“Difficulties that emerged in bilateral relations between two NATO allies ended up affecting the effectiveness of a multilateral military campaign.”

Yemen’s rival powers battle over banknotes

Updated 10 min 14 sec ago

Yemen’s rival powers battle over banknotes

  • The Houthis outlawed the use and possession of crisp new Yemeni riyal bills
  • The riyal stood at about 560 to the dollar across Yemen before the ban was announced in mid-December

SANAA/ADEN: Yemen’s warring sides opened a new front in their five-year conflict on Saturday - a battle over old and new banknotes that threatens to create two economies in the same state.

As of midnight, the Houthi movement which controls the capital Sanaa outlawed the use and possession of crisp new Yemeni riyal bills issued by its rivals in the internationally recognised government based in the southern port town of Aden.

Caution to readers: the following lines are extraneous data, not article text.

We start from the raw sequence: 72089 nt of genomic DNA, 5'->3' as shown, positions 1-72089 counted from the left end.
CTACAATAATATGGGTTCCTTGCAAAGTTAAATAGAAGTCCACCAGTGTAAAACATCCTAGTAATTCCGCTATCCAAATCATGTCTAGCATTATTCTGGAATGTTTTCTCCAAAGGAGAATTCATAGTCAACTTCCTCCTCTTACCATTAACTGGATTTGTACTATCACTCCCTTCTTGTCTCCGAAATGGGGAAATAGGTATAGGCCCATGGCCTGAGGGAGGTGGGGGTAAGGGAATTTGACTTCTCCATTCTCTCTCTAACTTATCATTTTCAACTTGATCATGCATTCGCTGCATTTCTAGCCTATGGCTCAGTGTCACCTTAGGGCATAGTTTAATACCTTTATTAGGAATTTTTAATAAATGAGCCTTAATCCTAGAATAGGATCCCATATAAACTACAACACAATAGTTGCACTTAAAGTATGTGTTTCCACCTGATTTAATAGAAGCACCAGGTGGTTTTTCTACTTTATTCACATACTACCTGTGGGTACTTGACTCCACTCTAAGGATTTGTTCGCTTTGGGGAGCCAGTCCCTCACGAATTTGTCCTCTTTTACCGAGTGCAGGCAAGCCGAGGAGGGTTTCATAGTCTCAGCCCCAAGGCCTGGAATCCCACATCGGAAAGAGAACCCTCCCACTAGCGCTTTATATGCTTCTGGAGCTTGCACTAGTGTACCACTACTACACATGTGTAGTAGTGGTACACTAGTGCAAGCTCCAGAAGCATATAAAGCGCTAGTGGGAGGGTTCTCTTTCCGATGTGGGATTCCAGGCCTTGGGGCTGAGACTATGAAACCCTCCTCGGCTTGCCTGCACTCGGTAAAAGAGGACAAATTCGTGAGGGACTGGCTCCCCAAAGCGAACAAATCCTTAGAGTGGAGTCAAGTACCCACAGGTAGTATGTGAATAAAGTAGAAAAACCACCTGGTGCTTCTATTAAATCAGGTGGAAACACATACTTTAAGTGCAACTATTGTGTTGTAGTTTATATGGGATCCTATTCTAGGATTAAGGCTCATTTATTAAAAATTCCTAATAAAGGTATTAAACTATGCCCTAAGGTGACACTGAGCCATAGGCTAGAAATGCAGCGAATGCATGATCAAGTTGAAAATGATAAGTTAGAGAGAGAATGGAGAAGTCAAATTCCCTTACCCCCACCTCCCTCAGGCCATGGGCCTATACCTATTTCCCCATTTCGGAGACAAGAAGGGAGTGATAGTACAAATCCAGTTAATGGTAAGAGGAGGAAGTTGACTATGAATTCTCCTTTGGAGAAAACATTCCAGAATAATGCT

The Iran-allied Houthis, who say people should only use the old bills, have defended the ban as a move against inflation and what they call rampant money-printing by the government.

The government has branded the ban an act of economic vandalism. And the population, as ever, have been left stuck in the crossfire.

Yemenis from both sides told Reuters the ban had effectively created two currencies with diverging values, adding to the turmoil in a state already governed by two powers and brought to its knees by the war.

In the one-month build up to the ban, people in Houthi-controlled areas have been queuing to try to exchange their new riyal notes for old, turning the grubby and torn bills into a prized and relatively scarce commodity.